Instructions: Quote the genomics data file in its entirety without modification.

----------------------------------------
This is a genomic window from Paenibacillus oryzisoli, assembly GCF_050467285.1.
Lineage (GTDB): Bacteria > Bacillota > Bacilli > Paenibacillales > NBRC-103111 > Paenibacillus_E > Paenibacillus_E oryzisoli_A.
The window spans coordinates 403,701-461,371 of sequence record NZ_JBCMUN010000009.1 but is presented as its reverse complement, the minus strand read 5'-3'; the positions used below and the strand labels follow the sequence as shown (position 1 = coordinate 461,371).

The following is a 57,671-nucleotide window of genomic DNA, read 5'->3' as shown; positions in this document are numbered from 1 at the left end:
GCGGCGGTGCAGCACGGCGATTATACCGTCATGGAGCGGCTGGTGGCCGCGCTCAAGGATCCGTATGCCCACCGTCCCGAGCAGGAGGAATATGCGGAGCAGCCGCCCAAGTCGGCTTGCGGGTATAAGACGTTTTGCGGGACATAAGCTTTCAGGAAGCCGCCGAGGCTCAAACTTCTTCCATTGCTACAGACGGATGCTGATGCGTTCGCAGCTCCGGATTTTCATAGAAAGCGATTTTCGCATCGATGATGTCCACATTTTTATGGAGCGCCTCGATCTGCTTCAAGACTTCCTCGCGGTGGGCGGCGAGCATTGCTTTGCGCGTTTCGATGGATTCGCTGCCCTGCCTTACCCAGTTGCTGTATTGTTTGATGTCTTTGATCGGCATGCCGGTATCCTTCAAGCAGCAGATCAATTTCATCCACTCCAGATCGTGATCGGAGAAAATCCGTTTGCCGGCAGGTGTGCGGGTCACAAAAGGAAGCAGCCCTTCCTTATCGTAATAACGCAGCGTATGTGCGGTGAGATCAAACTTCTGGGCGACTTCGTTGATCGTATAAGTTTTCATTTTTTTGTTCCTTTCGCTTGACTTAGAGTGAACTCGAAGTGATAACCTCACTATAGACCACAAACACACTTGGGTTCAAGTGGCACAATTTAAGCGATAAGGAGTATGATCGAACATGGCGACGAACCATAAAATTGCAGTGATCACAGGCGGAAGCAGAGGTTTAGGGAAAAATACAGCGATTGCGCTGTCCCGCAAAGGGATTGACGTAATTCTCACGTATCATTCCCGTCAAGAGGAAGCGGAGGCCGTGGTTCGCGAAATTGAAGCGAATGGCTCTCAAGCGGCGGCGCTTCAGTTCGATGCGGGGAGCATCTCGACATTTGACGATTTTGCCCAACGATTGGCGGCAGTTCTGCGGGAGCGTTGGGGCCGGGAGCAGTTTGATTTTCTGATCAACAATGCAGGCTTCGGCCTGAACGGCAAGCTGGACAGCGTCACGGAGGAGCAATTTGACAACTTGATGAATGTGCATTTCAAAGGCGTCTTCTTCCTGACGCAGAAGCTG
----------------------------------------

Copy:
This is a genomic window from Paenibacillus oryzisoli, assembly GCF_050467285.1.
Lineage (GTDB): Bacteria > Bacillota > Bacilli > Paenibacillales > NBRC-103111 > Paenibacillus_E > Paenibacillus_E oryzisoli_A.
The window spans coordinates 403,701-461,371 of sequence record NZ_JBCMUN010000009.1 but is presented as its reverse complement, the minus strand read 5'-3'; the positions used below and the strand labels follow the sequence as shown (position 1 = coordinate 461,371).

The following is a 57,671-nucleotide window of genomic DNA, read 5'->3' as shown; positions in this document are numbered from 1 at the left end:
GCGGCGGTGCAGCACGGCGATTATACCGTCATGGAGCGGCTGGTGGCCGCGCTCAAGGATCCGTATGCCCACCGTCCCGAGCAGGAGGAATATGCGGAGCAGCCGCCCAAGTCGGCTTGCGGGTATAAGACGTTTTGCGGGACATAAGCTTTCAGGAAGCCGCCGAGGCTCAAACTTCTTCCATTGCTACAGACGGATGCTGATGCGTTCGCAGCTCCGGATTTTCATAGAAAGCGATTTTCGCATCGATGATGTCCACATTTTTATGGAGCGCCTCGATCTGCTTCAAGACTTCCTCGCGGTGGGCGGCGAGCATTGCTTTGCGCGTTTCGATGGATTCGCTGCCCTGCCTTACCCAGTTGCTGTATTGTTTGATGTCTTTGATCGGCATGCCGGTATCCTTCAAGCAGCAGATCAATTTCATCCACTCCAGATCGTGATCGGAGAAAATCCGTTTGCCGGCAGGTGTGCGGGTCACAAAAGGAAGCAGCCCTTCCTTATCGTAATAACGCAGCGTATGTGCGGTGAGATCAAACTTCTGGGCGACTTCGTTGATCGTATAAGTTTTCATTTTTTTGTTCCTTTCGCTTGACTTAGAGTGAACTCGAAGTGATAACCTCACTATAGACCACAAACACACTTGGGTTCAAGTGGCACAATTTAAGCGATAAGGAGTATGATCGAACATGGCGACGAACCATAAAATTGCAGTGATCACAGGCGGAAGCAGAGGTTTAGGGAAAAATACAGCGATTGCGCTGTCCCGCAAAGGGATTGACGTAATTCTCACGTATCATTCCCGTCAAGAGGAAGCGGAGGCCGTGGTTCGCGAAATTGAAGCGAATGGCTCTCAAGCGGCGGCGCTTCAGTTCGATGCGGGGAGCATCTCGACATTTGACGATTTTGCCCAACGATTGGCGGCAGTTCTGCGGGAGCGTTGGGGCCGGGAGCAGTTTGATTTTCTGATCAACAATGCAGGCTTCGGCCTGAACGGCAAGCTGGACAGCGTCACGGAGGAGCAATTTGACAACTTGATGAATGTGCATTTCAAAGGCGTCTTCTTCCTGACGCAGAAGCTG